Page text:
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22 Apr 2008 09:20
South Africa is honouring her for helping it overcome the legacy of apartheid, but Linda Biehl says she is simply doing what any parent would after the death of a child: trying to find meaning in loss.
“People don’t want a death to be in vain or senseless,” Biehl said in an interview on Monday—her 65th birthday and the eve of a ceremony at which President Thabo Mbeki is to grant her one of the country’s highest honours.
The Californian’s then-26-year-old daughter, Amy, was stabbed and stoned to death in the waning days of apartheid in a township near Cape Town where she was studying how women were contributing to change in South Africa. Amy was white, and her black assailants claimed the attack was part of the war on white rule.
Linda Biehl and her husband, Peter, who died in 2002, forgave the four men convicted in their daughter’s 1993 death, and embraced the truth and reconciliation process on which South Africa embarked after white rule ended in 1994.
Amy’s attackers were granted amnesty after confessing before the Truth and Reconciliation Commission headed by Archbishop Desmond Tutu.
Two of them now work for a charity the Biehls founded that has provided training in arts, sports and other areas to young South Africans.
“If it weren’t for the institutionalised process that we went through, we would not be connected in a personal reconciliation,” said Biehl, who divides her time between Newport Beach, California, and Cape Town.
Biehl said she sees the attackers as much as victims as her daughter, too caught up in the struggle against apartheid to value life or consider personal responsibility. And now they and many like them are unequipped to prosper in post-apartheid South Africa.
“They had the skills to make the bombs, to strategise in guerrilla warfare,” Biehl said, noting that many had slipped into crime after apartheid ended.
She hopes working with her foundation will mean a better future for at least some of the generation that embraced the call for liberation before education. “These are committed people ... they should also be part of the change,” she said.
Composed under a chic sweep of blond hair, Linda Biehl looks like an art-gallery owner or manager of an upscale clothing store—both jobs she once held. In the years since her daughter’s death, she has devoted most of her time to the Amy Biehl Foundation, and to speaking about forgiveness to audiences ranging from high-school students in urban areas of the United States to forums bringing together Palestinians and Israelis.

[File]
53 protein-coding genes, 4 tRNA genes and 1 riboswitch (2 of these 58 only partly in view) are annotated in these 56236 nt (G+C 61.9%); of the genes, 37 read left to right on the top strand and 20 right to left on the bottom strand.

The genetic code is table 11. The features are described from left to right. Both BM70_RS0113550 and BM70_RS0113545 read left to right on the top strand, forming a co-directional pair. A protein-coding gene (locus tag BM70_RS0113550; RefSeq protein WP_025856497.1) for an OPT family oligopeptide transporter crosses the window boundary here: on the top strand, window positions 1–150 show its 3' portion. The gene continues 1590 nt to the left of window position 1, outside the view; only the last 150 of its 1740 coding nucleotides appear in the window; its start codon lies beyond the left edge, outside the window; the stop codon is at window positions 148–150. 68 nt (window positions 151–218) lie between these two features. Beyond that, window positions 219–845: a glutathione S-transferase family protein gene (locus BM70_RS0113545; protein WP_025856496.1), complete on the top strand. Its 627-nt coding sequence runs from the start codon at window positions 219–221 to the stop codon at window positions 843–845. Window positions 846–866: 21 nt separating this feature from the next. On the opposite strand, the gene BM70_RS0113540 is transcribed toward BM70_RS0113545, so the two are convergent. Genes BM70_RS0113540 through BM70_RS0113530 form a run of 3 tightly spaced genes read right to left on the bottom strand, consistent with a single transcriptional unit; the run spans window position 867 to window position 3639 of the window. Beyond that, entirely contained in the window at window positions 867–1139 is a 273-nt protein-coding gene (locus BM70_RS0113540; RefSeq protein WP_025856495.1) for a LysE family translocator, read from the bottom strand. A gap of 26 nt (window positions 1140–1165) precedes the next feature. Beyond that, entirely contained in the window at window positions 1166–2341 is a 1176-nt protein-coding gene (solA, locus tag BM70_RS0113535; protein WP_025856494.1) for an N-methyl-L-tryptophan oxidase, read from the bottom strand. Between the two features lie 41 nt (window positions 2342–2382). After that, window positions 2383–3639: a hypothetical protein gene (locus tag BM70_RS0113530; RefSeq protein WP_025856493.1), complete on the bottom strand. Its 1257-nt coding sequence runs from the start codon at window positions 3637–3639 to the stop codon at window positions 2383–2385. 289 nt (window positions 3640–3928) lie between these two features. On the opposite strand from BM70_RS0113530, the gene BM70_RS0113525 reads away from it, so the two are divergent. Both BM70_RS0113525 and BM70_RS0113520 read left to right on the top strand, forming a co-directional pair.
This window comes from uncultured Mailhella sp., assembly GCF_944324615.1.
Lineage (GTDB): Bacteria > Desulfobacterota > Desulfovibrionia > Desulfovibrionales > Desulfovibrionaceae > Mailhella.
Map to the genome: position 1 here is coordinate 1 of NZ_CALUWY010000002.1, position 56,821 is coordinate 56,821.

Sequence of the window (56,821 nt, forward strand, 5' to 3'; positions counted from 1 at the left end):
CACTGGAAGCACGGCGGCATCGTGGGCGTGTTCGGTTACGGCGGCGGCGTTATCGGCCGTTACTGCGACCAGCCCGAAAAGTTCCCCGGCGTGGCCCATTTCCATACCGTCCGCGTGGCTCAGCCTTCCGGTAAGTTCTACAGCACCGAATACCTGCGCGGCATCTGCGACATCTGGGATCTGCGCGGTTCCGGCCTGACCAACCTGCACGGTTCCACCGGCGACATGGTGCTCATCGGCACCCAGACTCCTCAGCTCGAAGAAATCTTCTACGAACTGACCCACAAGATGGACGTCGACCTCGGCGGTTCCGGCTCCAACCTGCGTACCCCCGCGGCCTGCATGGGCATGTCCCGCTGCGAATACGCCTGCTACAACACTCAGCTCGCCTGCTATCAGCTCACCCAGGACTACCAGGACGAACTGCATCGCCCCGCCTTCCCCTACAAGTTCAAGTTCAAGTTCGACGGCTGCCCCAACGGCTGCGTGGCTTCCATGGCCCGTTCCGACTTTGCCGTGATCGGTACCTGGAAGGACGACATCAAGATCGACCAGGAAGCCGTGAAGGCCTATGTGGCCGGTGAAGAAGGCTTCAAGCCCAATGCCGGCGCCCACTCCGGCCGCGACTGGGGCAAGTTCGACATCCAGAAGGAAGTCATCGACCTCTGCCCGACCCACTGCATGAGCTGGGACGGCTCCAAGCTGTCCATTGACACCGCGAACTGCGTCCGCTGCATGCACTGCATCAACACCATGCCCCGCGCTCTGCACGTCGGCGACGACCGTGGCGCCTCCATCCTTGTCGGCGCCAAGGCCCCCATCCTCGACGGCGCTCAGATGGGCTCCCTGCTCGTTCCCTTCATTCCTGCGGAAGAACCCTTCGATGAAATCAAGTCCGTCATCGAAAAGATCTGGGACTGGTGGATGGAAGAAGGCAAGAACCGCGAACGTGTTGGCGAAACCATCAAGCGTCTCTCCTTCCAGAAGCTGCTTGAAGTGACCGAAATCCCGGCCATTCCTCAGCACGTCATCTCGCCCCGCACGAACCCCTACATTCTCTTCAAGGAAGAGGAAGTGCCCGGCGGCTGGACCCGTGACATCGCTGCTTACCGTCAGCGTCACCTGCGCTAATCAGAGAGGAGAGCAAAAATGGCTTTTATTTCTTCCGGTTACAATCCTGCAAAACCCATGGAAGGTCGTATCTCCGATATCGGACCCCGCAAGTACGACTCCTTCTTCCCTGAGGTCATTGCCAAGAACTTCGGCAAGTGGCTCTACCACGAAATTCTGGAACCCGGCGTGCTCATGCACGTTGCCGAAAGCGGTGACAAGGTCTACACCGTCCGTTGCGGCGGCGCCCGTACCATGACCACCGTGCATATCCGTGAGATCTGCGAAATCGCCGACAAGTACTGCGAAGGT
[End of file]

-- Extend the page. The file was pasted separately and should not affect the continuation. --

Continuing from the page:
In announcing she was being awarded the Order of the Companion of OR Tambo, the president’s office cited Linda Biehl’s “outstanding spirit of forgiveness in the wake of the murder of her daughter and contributing to the promotion of non-racism in post-apartheid South Africa”.
The award—named for the late African National Congress hero Oliver Tambo—has been granted in the past to former United Nations secretary general Kofi Annan and, posthumously, Indian independence leader Mahatma Gandhi. Entertainer and civil rights activist Harry Belafonte was a fellow honoree this year.
Many people don’t understand her decision to transform grief into commitment to racial reconciliation, Biehl said. Even in South Africa, she said, some are baffled or suspicious, she said, adding with a rueful laugh that she had the hate mail to prove it.
But she also has been embraced. Last June, officials at a Johannesburg high school asked her to speak, saying she would be a good choice because crime and violence had touched many students and their families.
Linda Biehl said she found herself facing a mostly white audience. Afterward, a woman came to tell her that her brother had been killed during a robbery, and she is now working for gun control.
South Africans are “trying to understand the forgiveness and reconciliation process”, Biehl said. “If an example can be helpful to people, if a story can be helpful to people, I’m happy to share my story.”
If South Africans have been inspired by her, Biehl said she has been instructed and comforted in return. Her work in the Cape Town township where her daughter died has meant learning first-hand how Aids and crime are devastating the lives of impoverished black South Africans.
“I don’t go to that many funerals in America. Here, I could go to one every Saturday,” she said. “Just listening to people and how they accept things has just been very therapeutic for me.”
In South Africa, “you help each other, and there is a gathering of support”.
She compares herself to parents galvanised to campaign against drinking after the death of a child at the hands of a drunk driver, or who raise funds to find a cure for cancer after losing a child to disease.
“People who lost their children, they want to do something about it,” she said. “I don’t think my story is that much different than that, really.”—Sapa-AP
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